Moreover, Dale also took aim at Crenshaw's spokesman Justin Discigil, who said that the brief Crenshaw signed, "doesn't make any specific request of the court or urge any specific outcome, and certainly didn't ask the court to overturn election results in states."
"That's just flat wrong. The conclusion of the amicus brief did make a specific request of the court beyond just objectively reviewing the Texas argument. In fact, it made two specific requests," wrote Dale. "There's 1) an explicit request for the court not to dismiss the Texas lawsuit and 2) an explicit request for the court to impose a preliminary injunction. And right before that, there is an explicit argument that the four states had acted unconstitutionally."
"If Crenshaw wants to distinguish himself from Republican colleagues who continued to try to overturn the outcome right up through January 6, he has solid grounds on which to do so," concluded Dale. "But that doesn't make his attempted whitewashing of the amicus brief any more factual."
You can read more here.
On Monday, at a hearing of the Louisiana House Committee on Civil Law and Procedure, one GOP state representative claimed she knows of doctors who are warning people who receive the COVID-19 vaccine can get "very very sick" and die from it.
"Rep. Valarie Hodges, a Denham Springs Republican, claimed her doctor's friend, who is also a doctor, told patients not to take the COVID vaccine because they could get "very very sick and possibly die from it." She said she's worried the U.S. will require vaccines for certain forms of travel," reported Sam Karlin for The Advocate. "Aly Neel, a spokesperson for the Louisiana Department of Health, said Louisiana has not had a confirmed death tied to the COVID-19 vaccines. Severe side effects from all three vaccines authorized for use in the U.S. are rare."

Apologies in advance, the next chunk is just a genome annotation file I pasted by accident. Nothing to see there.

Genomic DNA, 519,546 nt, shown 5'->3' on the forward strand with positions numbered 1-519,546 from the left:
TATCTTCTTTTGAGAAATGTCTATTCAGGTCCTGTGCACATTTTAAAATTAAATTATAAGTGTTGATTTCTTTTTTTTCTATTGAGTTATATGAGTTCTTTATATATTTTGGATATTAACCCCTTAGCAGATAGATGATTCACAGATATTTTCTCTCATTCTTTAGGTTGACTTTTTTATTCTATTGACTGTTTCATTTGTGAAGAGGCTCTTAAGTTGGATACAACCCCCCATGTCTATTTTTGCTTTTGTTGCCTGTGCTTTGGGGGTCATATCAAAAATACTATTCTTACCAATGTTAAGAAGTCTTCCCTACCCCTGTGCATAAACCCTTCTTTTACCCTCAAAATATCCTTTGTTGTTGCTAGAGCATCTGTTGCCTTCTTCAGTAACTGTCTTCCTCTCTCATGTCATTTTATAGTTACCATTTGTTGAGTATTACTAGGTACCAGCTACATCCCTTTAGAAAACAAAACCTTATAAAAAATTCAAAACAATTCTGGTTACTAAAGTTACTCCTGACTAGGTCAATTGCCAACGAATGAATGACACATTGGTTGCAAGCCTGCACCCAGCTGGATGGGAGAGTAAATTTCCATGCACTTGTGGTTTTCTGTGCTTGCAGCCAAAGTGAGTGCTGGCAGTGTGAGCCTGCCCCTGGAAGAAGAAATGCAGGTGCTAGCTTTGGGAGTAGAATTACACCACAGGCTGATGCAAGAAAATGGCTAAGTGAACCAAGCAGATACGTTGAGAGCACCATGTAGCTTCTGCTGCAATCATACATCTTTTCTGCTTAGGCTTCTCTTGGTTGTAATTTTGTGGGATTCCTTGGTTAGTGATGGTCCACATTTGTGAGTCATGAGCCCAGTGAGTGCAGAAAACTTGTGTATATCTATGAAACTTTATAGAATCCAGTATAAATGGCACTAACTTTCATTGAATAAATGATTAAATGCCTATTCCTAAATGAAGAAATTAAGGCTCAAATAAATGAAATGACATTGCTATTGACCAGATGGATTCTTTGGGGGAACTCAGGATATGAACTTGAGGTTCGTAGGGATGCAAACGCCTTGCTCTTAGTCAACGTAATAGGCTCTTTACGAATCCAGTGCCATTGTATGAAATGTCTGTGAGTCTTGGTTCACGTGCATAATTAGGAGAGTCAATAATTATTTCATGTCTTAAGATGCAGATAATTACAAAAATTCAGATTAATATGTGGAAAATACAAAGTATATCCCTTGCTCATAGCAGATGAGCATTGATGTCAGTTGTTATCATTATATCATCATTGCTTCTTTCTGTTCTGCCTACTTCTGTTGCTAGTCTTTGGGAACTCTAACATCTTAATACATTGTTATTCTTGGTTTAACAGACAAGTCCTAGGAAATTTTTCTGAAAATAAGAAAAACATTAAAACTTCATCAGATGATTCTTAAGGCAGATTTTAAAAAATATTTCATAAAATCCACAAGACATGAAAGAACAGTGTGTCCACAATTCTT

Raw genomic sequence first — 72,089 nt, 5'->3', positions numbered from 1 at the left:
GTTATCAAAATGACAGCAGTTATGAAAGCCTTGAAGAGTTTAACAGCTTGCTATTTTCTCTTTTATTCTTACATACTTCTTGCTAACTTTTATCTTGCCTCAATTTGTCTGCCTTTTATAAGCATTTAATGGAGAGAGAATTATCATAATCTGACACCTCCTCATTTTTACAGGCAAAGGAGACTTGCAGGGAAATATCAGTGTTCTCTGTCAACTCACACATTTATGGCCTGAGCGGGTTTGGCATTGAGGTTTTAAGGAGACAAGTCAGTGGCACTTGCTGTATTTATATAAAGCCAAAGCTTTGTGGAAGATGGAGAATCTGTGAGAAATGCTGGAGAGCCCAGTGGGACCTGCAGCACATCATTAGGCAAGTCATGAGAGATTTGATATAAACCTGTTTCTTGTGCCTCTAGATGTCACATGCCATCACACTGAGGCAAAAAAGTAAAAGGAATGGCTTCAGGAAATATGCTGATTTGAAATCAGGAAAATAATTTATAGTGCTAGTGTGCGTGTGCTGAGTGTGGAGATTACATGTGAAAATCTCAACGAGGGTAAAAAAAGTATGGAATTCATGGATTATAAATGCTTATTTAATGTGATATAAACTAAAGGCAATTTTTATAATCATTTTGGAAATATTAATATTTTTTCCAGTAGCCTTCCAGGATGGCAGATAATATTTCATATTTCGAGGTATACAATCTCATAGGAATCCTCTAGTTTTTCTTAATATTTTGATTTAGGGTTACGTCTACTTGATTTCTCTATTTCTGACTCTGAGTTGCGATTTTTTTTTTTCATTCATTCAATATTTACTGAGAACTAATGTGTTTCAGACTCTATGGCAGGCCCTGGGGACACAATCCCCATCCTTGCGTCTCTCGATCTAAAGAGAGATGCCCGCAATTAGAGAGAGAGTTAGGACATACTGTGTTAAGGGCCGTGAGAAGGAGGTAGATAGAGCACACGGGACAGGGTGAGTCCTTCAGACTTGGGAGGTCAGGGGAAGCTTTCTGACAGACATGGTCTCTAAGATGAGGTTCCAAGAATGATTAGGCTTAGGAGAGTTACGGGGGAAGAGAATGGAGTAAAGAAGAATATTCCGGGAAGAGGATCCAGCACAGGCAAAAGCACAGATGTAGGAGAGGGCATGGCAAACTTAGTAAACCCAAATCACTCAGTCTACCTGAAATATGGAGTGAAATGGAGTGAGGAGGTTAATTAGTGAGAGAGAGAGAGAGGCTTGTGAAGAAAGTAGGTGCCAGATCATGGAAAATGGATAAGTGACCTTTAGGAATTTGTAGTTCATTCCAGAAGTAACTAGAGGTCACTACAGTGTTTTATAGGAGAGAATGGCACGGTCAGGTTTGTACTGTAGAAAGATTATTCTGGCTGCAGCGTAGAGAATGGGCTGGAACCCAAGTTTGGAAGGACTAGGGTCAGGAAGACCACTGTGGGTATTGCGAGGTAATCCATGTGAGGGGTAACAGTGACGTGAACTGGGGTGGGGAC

In the course of that hearing, two anti-vaccine bills were advanced in committee by the Republican majority: one to give lawsuit immunity to businesses for not imposing vaccine mandates on employees, and one that would prohibit denying people access to hearings, permits, or government programs based on vaccine status.
In recent weeks, Hodges has also sought to advance a bill that would require subjects like American exceptionalism and national sovereignty be taught in schools — which critics say is a retread of a shelved bill by Rep. Ray Garofalo, a lawmaker who landed in hot water last month by claiming schools should teach the "good" parts of slavery.